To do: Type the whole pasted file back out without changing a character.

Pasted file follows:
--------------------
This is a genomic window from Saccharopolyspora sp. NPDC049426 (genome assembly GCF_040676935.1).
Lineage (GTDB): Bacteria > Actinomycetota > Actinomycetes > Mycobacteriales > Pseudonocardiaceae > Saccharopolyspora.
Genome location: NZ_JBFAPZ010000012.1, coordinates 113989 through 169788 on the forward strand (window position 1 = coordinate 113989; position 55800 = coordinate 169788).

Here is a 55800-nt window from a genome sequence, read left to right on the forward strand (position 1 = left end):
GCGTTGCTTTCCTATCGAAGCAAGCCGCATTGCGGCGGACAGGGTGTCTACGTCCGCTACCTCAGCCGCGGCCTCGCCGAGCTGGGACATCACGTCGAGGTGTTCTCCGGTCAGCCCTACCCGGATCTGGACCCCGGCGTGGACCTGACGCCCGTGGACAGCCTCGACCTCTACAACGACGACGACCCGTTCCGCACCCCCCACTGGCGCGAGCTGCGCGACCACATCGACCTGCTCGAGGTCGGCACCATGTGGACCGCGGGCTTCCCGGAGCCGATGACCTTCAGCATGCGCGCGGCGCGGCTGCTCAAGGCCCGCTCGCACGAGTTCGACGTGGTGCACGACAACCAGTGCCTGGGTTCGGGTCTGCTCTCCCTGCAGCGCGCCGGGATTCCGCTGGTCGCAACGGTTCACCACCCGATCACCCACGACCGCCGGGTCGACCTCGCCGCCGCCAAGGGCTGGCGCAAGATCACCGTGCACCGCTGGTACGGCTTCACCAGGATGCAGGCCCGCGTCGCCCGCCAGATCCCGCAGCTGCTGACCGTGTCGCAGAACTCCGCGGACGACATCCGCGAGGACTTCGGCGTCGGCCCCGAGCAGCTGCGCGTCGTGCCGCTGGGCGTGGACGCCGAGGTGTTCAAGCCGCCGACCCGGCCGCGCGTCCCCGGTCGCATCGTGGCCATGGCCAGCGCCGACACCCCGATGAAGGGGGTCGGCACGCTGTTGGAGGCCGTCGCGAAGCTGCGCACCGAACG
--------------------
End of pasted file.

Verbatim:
This is a genomic window from Saccharopolyspora sp. NPDC049426 (genome assembly GCF_040676935.1).
Lineage (GTDB): Bacteria > Actinomycetota > Actinomycetes > Mycobacteriales > Pseudonocardiaceae > Saccharopolyspora.
Genome location: NZ_JBFAPZ010000012.1, coordinates 113989 through 169788 on the forward strand (window position 1 = coordinate 113989; position 55800 = coordinate 169788).

Here is a 55800-nt window from a genome sequence, read left to right on the forward strand (position 1 = left end):
GCGTTGCTTTCCTATCGAAGCAAGCCGCATTGCGGCGGACAGGGTGTCTACGTCCGCTACCTCAGCCGCGGCCTCGCCGAGCTGGGACATCACGTCGAGGTGTTCTCCGGTCAGCCCTACCCGGATCTGGACCCCGGCGTGGACCTGACGCCCGTGGACAGCCTCGACCTCTACAACGACGACGACCCGTTCCGCACCCCCCACTGGCGCGAGCTGCGCGACCACATCGACCTGCTCGAGGTCGGCACCATGTGGACCGCGGGCTTCCCGGAGCCGATGACCTTCAGCATGCGCGCGGCGCGGCTGCTCAAGGCCCGCTCGCACGAGTTCGACGTGGTGCACGACAACCAGTGCCTGGGTTCGGGTCTGCTCTCCCTGCAGCGCGCCGGGATTCCGCTGGTCGCAACGGTTCACCACCCGATCACCCACGACCGCCGGGTCGACCTCGCCGCCGCCAAGGGCTGGCGCAAGATCACCGTGCACCGCTGGTACGGCTTCACCAGGATGCAGGCCCGCGTCGCCCGCCAGATCCCGCAGCTGCTGACCGTGTCGCAGAACTCCGCGGACGACATCCGCGAGGACTTCGGCGTCGGCCCCGAGCAGCTGCGCGTCGTGCCGCTGGGCGTGGACGCCGAGGTGTTCAAGCCGCCGACCCGGCCGCGCGTCCCCGGTCGCATCGTGGCCATGGCCAGCGCCGACACCCCGATGAAGGGGGTCGGCACGCTGTTGGAGGCCGTCGCGAAGCTGCGCACCGAACG